But that also brings up another good point is it’s nice to have at least two or three sets, especially if you’re going to be a pumping mom. That’s also, offering bottles because you need to turn around a whole nother set for the next day.
And it’s nice not to have to do this process with every single time you use your pump.
Definitely. And they have extra bottles. They come in one, but it comes with the bottle, the lid, another flange, all the coordinate you need with one, and I think it’s 30. But we bought two extra ones. That we have a set of four or two sets. I personally pump on one breast or sometimes in the night, I’ll feed him on one for the full 15 minutes and then I’ll pump the other breast. Definitely worth it to have extra bottles. We learned that real quick. The last thing you need is. Want to go wash it down at 2:00 AM in Washington, sterilize your stuff. That’s why we keep a big bucket that has some water in it. So that for those midnight feedings and night feedings, I can dump it in there and know that it’s not sitting in there and it’s soaking.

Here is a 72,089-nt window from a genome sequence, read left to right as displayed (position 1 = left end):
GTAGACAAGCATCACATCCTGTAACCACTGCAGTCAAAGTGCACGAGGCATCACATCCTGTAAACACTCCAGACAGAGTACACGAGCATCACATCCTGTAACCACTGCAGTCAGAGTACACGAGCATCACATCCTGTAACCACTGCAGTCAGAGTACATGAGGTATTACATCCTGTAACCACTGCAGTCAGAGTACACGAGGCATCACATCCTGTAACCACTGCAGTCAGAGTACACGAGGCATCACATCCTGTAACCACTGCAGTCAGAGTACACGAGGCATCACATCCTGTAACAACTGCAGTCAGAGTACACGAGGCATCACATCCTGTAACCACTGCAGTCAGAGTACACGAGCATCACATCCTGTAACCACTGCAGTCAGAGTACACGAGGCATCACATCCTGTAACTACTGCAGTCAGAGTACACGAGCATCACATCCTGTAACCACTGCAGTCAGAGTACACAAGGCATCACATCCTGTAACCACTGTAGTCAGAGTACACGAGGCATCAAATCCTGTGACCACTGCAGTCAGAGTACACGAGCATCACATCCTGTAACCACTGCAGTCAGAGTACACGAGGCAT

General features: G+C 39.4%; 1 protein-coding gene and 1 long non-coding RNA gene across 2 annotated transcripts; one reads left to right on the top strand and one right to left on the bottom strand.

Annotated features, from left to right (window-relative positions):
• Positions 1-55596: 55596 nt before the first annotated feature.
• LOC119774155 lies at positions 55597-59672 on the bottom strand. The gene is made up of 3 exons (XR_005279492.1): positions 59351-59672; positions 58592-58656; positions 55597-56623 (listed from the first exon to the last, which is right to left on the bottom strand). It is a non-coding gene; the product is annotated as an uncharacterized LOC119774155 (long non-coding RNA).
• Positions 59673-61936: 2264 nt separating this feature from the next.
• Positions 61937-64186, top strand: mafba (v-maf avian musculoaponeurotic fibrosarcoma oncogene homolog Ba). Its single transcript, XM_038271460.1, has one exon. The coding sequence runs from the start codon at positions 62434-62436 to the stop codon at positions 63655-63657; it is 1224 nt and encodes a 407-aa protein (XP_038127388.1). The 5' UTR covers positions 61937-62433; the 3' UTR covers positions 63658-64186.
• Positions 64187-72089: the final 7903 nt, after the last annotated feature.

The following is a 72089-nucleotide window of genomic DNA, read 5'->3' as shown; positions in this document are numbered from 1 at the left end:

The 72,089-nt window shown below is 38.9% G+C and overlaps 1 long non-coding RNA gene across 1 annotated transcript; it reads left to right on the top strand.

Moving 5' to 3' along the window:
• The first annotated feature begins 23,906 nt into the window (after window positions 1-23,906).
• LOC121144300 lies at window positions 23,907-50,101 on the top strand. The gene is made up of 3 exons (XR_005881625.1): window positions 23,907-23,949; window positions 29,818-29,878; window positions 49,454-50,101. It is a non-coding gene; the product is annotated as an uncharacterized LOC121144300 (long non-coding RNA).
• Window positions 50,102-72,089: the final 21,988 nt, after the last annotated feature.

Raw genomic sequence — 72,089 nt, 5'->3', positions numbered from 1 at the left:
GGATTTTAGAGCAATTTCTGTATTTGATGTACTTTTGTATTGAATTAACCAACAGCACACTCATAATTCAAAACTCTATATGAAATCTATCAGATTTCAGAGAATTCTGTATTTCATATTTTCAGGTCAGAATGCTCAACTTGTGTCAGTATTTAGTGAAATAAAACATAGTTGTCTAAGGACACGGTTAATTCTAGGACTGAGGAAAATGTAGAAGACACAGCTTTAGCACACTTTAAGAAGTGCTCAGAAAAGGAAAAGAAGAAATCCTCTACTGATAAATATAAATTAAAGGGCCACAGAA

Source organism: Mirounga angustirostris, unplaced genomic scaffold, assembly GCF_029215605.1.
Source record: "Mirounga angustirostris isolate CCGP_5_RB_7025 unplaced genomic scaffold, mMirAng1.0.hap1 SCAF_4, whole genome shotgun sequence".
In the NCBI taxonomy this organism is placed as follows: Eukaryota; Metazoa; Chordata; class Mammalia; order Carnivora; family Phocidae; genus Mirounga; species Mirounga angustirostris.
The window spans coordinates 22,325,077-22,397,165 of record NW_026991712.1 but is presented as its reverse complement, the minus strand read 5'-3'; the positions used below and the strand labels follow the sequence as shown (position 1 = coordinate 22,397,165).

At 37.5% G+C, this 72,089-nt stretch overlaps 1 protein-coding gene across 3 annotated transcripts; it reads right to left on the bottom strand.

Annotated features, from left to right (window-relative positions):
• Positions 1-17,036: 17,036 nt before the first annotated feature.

That way I can clean it in the morning. After coffee or whatever.
I want people to know when Kaylee’s talking about grass, it’s this drying mat that you can put your pumping pieces or bottle pieces all on it. And it drains the water out. It’s actually really cute. Didn’t have anything like that. Back when my 21 year old baby was born, but it is super cute.
The other thing that I wanted to bring up about the pump is, when should I use it? You know, at least the first couple of weeks, you want to make sure that you’ve got good latching, physical latching baby to mom established. You don’t want to be caught in the spot of, oh my gosh.